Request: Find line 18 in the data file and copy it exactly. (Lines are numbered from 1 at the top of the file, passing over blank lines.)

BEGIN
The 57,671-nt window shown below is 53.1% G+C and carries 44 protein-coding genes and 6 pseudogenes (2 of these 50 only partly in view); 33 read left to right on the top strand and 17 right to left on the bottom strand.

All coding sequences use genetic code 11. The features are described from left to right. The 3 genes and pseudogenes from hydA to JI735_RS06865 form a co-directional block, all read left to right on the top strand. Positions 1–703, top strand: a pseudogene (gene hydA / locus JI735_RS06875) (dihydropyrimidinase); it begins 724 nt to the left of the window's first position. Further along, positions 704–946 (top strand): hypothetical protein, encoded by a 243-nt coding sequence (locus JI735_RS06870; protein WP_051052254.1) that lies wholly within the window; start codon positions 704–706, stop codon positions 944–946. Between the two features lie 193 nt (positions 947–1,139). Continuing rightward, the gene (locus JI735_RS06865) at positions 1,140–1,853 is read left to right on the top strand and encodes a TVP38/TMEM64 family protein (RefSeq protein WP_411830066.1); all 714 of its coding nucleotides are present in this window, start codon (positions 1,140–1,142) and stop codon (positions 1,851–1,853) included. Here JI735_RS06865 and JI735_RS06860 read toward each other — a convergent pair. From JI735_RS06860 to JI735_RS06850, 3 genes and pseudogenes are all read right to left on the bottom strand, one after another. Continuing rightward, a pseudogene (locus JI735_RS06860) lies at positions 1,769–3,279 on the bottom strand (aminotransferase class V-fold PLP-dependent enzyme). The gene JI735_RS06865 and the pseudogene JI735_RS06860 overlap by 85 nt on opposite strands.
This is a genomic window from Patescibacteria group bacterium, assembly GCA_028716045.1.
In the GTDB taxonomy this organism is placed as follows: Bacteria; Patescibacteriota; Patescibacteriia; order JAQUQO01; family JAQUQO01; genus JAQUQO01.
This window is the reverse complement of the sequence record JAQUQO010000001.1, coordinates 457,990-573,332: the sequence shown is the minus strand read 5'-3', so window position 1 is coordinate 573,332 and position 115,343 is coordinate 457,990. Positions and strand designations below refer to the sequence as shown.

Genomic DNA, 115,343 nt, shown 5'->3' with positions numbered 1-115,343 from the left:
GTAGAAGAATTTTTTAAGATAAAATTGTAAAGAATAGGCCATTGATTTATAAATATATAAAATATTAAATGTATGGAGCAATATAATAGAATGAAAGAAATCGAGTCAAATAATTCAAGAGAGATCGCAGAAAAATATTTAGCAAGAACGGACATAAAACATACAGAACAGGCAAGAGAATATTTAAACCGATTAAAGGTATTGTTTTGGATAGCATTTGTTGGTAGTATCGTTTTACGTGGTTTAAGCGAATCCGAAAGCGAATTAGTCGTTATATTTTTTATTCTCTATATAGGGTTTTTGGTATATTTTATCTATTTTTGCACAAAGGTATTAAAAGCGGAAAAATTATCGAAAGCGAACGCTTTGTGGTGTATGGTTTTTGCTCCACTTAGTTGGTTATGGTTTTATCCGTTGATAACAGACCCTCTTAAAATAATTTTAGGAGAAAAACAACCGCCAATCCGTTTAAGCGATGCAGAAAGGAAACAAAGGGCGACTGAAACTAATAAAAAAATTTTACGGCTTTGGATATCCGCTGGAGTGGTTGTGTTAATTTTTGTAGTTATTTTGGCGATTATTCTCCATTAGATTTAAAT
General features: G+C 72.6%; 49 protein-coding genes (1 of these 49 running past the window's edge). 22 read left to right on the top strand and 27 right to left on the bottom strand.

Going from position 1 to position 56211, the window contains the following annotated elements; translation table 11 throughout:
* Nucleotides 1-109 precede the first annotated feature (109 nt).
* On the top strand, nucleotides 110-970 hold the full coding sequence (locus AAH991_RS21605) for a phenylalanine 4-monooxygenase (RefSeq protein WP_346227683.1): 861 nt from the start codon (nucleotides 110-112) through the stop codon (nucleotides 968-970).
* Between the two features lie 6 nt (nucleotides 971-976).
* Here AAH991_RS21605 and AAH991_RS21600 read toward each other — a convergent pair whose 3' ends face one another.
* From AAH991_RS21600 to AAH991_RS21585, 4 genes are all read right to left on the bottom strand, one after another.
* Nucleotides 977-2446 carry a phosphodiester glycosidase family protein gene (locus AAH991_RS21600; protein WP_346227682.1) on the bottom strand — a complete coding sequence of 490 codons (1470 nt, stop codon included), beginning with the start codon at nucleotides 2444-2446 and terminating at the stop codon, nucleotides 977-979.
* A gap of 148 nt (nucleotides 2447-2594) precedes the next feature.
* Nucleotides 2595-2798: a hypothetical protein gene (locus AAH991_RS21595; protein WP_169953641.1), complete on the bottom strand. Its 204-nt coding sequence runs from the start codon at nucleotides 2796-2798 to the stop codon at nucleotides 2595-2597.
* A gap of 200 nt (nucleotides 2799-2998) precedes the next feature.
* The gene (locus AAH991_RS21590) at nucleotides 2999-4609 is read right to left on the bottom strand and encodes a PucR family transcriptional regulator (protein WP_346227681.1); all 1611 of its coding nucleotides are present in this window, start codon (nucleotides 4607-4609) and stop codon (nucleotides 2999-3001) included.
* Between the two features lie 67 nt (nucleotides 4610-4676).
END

* A gap of 200 nt (nucleotides 2799-2998) precedes the next feature.